When the time comes to finally bring your new puppy home for the first time, you can pretty much count on three things: unbridled joy, cleaning up your puppy’s accidents, and a major lifestyle adjustment. As you’ll soon learn, a growing puppy needs much more than a food bowl and a doghouse to thrive. And while it may be a lot of work initially, it’s well worth the effort. Establishing good and healthy habits in those first few sleep-deprived weeks will lay the foundation for many dog-years of happiness for you and your puppy.
1. Find a Good Vet
2. Make the Most of Your First Vet Visit
- Set up a vaccination plan with your vet.
- Discuss safe options for controlling parasites, both external and internal.
- Learn which signs of illness to watch for during your puppy’s first few months.
- Ask about when you should spray or neuter your dog.
3. Shop for Quality pet products
Small and medium-sized breeds can make the leap to adult dog food between 9 and 12 months of age. Large breed dogs should stick with puppy kibbles until they reach 2-years-old. Make sure your puppy has fresh and abundant water available at all times.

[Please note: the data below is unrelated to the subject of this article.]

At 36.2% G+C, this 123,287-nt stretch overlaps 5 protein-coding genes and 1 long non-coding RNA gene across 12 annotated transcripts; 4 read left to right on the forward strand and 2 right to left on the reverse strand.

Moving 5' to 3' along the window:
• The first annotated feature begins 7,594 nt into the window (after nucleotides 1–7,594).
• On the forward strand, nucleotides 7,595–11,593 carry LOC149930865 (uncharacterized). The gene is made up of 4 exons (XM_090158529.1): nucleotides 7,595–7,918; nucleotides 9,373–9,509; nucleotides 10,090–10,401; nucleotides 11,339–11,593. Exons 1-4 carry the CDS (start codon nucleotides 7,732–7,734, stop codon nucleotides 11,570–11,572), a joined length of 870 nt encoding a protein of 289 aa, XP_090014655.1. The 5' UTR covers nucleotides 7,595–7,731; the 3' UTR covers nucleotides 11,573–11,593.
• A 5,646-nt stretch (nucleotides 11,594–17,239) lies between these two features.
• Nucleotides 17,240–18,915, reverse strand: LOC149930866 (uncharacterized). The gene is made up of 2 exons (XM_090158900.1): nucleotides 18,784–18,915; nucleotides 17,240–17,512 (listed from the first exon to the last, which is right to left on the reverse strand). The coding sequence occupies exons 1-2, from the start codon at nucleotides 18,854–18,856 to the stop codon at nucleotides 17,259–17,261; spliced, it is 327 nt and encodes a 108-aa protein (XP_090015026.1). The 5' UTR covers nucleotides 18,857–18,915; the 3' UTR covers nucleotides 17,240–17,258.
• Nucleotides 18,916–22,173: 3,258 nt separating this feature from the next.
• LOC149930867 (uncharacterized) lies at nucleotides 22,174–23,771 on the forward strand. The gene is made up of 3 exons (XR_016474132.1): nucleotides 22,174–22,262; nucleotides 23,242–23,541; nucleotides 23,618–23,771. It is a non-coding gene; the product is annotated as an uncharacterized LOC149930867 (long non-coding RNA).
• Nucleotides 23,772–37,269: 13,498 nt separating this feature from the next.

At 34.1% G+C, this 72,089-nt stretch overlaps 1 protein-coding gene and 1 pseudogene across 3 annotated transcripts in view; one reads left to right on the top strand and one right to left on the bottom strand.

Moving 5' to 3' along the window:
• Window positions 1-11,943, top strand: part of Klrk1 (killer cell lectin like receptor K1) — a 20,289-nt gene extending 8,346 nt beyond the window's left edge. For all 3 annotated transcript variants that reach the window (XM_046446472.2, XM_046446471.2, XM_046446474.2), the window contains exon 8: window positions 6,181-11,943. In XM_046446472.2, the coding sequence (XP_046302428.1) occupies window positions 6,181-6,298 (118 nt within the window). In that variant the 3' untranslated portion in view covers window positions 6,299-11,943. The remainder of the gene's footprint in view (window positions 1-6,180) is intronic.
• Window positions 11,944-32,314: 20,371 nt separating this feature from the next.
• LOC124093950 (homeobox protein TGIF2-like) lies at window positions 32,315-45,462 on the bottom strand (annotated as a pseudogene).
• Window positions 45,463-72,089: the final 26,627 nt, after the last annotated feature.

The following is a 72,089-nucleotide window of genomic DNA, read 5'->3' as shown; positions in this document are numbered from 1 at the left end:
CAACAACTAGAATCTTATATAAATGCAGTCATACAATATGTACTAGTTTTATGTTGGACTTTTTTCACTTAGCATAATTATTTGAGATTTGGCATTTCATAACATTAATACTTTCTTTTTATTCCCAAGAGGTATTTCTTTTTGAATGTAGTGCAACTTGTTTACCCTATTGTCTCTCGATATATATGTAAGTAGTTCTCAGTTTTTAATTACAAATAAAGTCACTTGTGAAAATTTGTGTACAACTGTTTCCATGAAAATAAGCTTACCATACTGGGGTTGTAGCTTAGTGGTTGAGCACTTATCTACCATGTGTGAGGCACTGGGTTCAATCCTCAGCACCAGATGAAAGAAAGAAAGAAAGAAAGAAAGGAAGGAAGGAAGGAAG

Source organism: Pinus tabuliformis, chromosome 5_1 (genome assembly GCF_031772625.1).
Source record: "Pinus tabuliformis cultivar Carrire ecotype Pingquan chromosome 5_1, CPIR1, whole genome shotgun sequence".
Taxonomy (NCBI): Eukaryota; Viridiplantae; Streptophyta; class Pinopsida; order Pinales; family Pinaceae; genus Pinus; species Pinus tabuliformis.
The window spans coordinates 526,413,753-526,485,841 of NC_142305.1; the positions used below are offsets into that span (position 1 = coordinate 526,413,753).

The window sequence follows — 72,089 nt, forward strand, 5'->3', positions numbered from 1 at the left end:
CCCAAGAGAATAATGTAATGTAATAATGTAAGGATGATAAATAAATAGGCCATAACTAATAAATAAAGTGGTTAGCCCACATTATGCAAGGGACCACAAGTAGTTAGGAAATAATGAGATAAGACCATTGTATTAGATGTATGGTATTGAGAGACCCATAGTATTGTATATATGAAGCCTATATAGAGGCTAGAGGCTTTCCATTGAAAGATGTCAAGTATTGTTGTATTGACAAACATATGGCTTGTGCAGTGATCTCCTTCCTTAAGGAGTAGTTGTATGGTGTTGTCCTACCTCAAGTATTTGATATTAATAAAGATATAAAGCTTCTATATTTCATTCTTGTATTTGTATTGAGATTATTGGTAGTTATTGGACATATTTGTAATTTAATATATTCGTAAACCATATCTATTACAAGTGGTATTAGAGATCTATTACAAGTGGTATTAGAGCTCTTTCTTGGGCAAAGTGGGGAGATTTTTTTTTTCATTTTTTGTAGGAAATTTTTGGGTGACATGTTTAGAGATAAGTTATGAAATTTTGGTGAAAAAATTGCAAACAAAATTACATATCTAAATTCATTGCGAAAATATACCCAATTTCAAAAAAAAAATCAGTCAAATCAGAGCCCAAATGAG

Feed multiple times a day: Age 6-12 weeks – 4 meals per day; Age 3-6 months – 3 meals per day; Age 6-12 months – 2 meals per day.
Another dog necessity is dog collar and leash, you can’t never walk your dog without dog collars or dog leashes, you will always be worried about his lost.
- 4. Watch For Early Signs of Illness
- Lack of appetite
- Poor weight gain
- Swollen of painful abdomen
- Lethargy (tiredness)
- Difficulty breathing
- Wheezing or coughing
- Pale gums
- Swollen, red eyes or eye discharge
- Nasal discharge
- Inability to pass urine or stool
6. Teach Obedience
Teaching your pup to obey commands such as sit, stay, down, and come will not only impress your friends, but these commands will help keep your dog safe and under control in any potentially hazardous situations. Many puppy owners find that obedience classes are a great way to train both owner and dog. Classes typically begin accepting puppies at age 4 to 6 months.
Tip: Keep it positive. Positive reinforcement, such as small treats, has been proven to be vastly more effective than punishment.
7. Be Sociable